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Re: Johnny Shumate's paintings
Reply #37 - Oct 3rd, 2009 at 6:04am
 
Ah yes, he is slinging round stones. Any idea what the oldest clay biconical bullet is? Hamoukar bullets are teardrop shaped, and waaaaay older.

I have found this: http://books.google.co.uk/books?id=NPBj5TIZA44C&lpg=PA80&ots=ZNuYjU5-UN&dq=clay%...

And also this, which has some experimental archaeology on p 166 that I have never heard of before:

http://books.google.co.uk/books?id=P_Ixuott4doC&lpg=PA165&ots=bvDvGeF2MC&dq=clay...

[EDIT]

Wow, that second link is placing clay biconical bullets at 4000 BC! http://en.wikipedia.org/wiki/Ubaid_period

So the biconical shape seems to be well established in the middle east long before the Greeks get going. Casting them out of lead would be a no-brainer, whenever it becomes cheap enough. For the Egyptians, this seems to have been around 500 BC http://www.reshafim.org.il/ad/egypt/weapons/missiles.htm
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Re: Johnny Shumate's paintings
Reply #38 - Oct 3rd, 2009 at 7:12am
 
clay stuff, early enough.
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Re: Johnny Shumate's paintings
Reply #39 - Oct 3rd, 2009 at 9:59am
 
looks like artistic license.
Just totally impractical to hold your stones like that - and like david says the stance had been modified to fit the cup/coin/plate.

His starting balance is all wrong.
I suspect the artist had never actually seen a slinger in battle and just had a model (non-slinger) strike an interesting pose.
As common back then as it is today. Ever wonder why so many classical paintings with lots of figures show them all with very similiar features ?
One model used for them all.

Now I know historians like to put a lot of weight in decorative illustrations - but surely somewhere along the line you need to apply a little common sense, practical knowlege and physical reenactment ?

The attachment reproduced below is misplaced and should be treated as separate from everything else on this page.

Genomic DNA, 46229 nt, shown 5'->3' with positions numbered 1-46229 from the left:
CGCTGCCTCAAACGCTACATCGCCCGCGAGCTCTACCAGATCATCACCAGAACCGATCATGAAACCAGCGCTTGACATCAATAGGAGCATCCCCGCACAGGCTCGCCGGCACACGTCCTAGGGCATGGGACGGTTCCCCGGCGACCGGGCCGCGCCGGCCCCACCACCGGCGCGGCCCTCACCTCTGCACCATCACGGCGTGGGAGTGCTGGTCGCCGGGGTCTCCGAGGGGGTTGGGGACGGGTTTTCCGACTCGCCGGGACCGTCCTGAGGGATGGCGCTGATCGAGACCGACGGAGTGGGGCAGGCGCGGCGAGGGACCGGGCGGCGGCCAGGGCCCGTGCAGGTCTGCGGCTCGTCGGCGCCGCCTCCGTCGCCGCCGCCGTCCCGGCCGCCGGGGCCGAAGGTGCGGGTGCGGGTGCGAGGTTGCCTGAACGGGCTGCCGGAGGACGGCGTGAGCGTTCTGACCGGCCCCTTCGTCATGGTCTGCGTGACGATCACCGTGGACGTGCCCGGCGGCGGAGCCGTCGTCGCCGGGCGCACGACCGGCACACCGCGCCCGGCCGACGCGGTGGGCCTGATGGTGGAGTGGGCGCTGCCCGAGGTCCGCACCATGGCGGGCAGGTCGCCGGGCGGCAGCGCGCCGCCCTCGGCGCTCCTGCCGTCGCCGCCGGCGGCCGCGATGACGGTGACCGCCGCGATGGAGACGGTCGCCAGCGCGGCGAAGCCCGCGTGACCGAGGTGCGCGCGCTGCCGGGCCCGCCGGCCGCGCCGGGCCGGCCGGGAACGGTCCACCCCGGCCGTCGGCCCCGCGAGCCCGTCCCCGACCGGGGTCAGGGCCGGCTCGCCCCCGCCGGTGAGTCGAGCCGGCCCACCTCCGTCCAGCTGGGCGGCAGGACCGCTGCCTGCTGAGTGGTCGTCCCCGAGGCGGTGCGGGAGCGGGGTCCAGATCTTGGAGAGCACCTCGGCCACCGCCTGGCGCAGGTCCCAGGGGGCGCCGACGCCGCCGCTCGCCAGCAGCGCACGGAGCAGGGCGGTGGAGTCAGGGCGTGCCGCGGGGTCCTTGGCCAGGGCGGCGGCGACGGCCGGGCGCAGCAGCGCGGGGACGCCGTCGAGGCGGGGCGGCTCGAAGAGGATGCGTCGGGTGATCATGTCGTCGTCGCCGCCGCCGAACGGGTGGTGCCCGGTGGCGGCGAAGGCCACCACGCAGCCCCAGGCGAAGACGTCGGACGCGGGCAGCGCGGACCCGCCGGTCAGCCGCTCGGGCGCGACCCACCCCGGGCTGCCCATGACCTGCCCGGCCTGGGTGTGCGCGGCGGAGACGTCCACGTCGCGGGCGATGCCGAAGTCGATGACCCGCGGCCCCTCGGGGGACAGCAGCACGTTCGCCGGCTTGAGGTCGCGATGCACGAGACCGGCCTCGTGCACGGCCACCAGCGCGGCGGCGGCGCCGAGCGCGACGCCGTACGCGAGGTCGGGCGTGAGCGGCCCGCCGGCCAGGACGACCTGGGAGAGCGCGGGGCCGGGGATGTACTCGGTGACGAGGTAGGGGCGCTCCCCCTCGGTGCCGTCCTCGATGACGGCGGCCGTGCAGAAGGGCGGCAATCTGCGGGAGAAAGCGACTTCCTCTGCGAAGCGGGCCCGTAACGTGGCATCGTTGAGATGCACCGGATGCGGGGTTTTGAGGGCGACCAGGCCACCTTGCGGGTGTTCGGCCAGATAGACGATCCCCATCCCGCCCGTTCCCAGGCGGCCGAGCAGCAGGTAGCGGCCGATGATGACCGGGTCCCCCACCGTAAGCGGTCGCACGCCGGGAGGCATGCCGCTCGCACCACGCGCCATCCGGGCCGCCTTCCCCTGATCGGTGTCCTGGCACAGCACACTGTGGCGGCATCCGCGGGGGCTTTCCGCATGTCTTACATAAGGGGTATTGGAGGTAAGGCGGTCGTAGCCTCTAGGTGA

Just try this.
Grab a sling, and attempt to strike the pose in the picture (yes I just did).
It's doable but it puts your weight in a finishing position not a starting position, and as for the arm positions. About the only sensible thing you can do from such a pose is a simple straight arm overarm trebuchet style throw.
A bit like one slingbadger is fond of (accuracy is a bit hit and miss - fortunately  he managed to miss us lol) but without any of the power as the starting position is just so awful.

So given that the pose is utter nonsense - why should any weight be placed in how the sling pouch is being precariously balanced ?
Or for that matter it's size or contents ?

This is a serious question as a tremendous amount of 'knowlege' seems to be derived form pictures like this one.
Is the lack of skills on the part of historians responsible for really screwing up a large number of historical 'facts' ?

It's like reading a Dan brown book. If you don't know anything about the technical aspects of the book - it's a cracking good read.
If - on the other hand you know something about them - the books are complete and utter nonsense. Take the book angels and demons, as just one example. If you know even a tiny amount about wireless networking you know for a fact that the antimatter could have been pinpointed to within a few yards in about 20 minutes - max.